Turtles ARE NOT Tortoises!

A very common misconception is labeling tortoises as turtles, and vice versa. So what is the difference?  

Tortoise  Turtle
Area Dwells well on land Dwells well in water
Shell Mostly large dome shaped shells Mostly flat, streamlines shells
Limbs Feet are short and sturdy with bent legs Webbed feet & long claws
Lifespan Lives 50-100+ years Lives 20-40 years
Diet Mostly herbivore, some prefer live food Omnivores

Know Your Species 

Not all tortoises are the same. Before making any plans to purchase a tortoise, it is very important to know exactly what species you are interested in caring for. Changes in basic set-up and care can be minuscule or drastic, depending on the species. For example, a forest species like a Red-foot tortoise will stay smaller than a rainforest Red-foot tortoise, but requires higher relative humidity. Tortoises commonly available at pet stores typically come in as young juveniles and are roughly the same size, it is important to do research or ask staff about the different species available and what works best for you. 

Lifetime Friend

It should come as no surprise, tortoises can live a very VERY long time if properly kept in captivity. Understand that if you are buying a tortoise for your child, he/she will likely have this pet until they are in their 50's or 60's! Yes, tortoises make amazing pets and are very friendly and fun to keep, as long as you understand the longevity of their lifespan. Below is a chart showing the average lifespan of tortoises available in the pet trade.

 Species Average Lifespan
Hermann's Tortoise 60 - 80 Years (Oldest recorded is 110 years)
Red-Footed Tortoise 50 - 60 Years
Yellow-Footed Tortoise 60 - 70 Years
Sulcata Tortoise 70 - 100 Years
Russian Tortoise 40 - 60 years

 

Enclosure Size

Even for a small tortoise, you need to be prepared to have some extra space available! For smaller tortoises (Hermann's & Egyptian), a 2 foot by 5 foot footprint is enough to house 1 adult. Tortoises are not really climbers, so height is not very important. A "tortoise table" is perfect for keeping small species inside, and is essentially a storage cabinet or dresser laid on its back and turned into an enclosure. Medium size tortoises (Red & Yellow Footed) will require an open-top pen measuring at least 6 feet by 4 feet. A Sulcata tortoise will require as much room as you can give them, we recommend a 20'x20' room.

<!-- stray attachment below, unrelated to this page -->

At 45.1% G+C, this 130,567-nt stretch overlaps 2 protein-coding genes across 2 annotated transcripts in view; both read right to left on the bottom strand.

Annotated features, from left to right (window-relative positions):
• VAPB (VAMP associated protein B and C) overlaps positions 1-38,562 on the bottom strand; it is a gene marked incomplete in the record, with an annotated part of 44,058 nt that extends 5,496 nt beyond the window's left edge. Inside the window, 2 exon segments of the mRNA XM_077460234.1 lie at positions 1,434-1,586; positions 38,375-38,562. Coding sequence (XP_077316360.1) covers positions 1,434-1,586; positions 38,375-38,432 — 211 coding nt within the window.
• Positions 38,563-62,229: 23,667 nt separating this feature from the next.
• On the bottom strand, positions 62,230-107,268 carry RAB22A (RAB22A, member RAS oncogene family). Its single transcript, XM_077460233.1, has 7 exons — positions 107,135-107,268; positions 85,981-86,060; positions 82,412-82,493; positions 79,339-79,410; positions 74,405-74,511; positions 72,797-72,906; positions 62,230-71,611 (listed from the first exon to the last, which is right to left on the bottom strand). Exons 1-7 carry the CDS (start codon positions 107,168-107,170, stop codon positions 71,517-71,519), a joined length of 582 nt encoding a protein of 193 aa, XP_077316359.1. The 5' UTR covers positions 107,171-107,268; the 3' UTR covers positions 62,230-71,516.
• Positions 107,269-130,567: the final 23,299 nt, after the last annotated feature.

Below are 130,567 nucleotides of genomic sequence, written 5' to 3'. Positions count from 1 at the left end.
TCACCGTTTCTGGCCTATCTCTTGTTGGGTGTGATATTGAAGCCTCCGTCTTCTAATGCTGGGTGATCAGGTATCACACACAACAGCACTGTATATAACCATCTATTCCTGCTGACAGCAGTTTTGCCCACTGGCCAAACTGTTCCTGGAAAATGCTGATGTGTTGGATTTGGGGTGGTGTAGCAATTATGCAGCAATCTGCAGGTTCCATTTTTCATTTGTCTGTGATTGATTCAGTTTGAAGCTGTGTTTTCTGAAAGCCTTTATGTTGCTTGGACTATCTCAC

Tortoise Diet

Feed a daily diet of 85% fibrous vegetables, 10% fruits and 5% protein. Protein can consist of earthworms, mealworms, crickets, etc. Zoo Med Tortoise Flower Toppers are an excellent way too add color and keep your tortoises interested in their food. Protein is an important part of a young tortoise’s diet but it is equally important not to feed too much protein. Too much protein in the tortoise’s diet can lead to malnutrition, stunted growth, improper shell growth and can lead to the death of the tortoise. Calcium is a very important part of a tortoise's diet. Make certain to add a calcium supplement to each feeding. In addition, powdered supplements can be sprinkled over the vegetables. Pisces recommends: Rep-Cal Herptivite Multivitamins.

UVB Lighting 

All tortoises require heat and UVB lighting. Forest tortoises should be given a full spectrum 5.0 UVB bulb for 12 hours a day, while the desert species should be given 10.0 UVB. Tortoises need UVB light to properly synthesize vitamin D3, a very important part of a tortoises health. Without being able to synthesize Vitamin D3, your tortoise will not be able to metabolize the calcium supplements, and will likely to develop metabolic bone disease. Symptoms of MBD incldue:

  • Limping
  • Bowed legs
  • Softening and unusual flexibility of the lower jaw
  • Difficulty raising the body off the ground
  • Decreased appetite
  • Soft shell

If calcium levels in the blood become very low, depression, lethargy, twitches, tremors, hind end weakness, seizures, and death may result. UVB bulbs should be replaced every 8-12 months! Pisces recommends: Zoo Med T5 HO Reptisun bulbs

 

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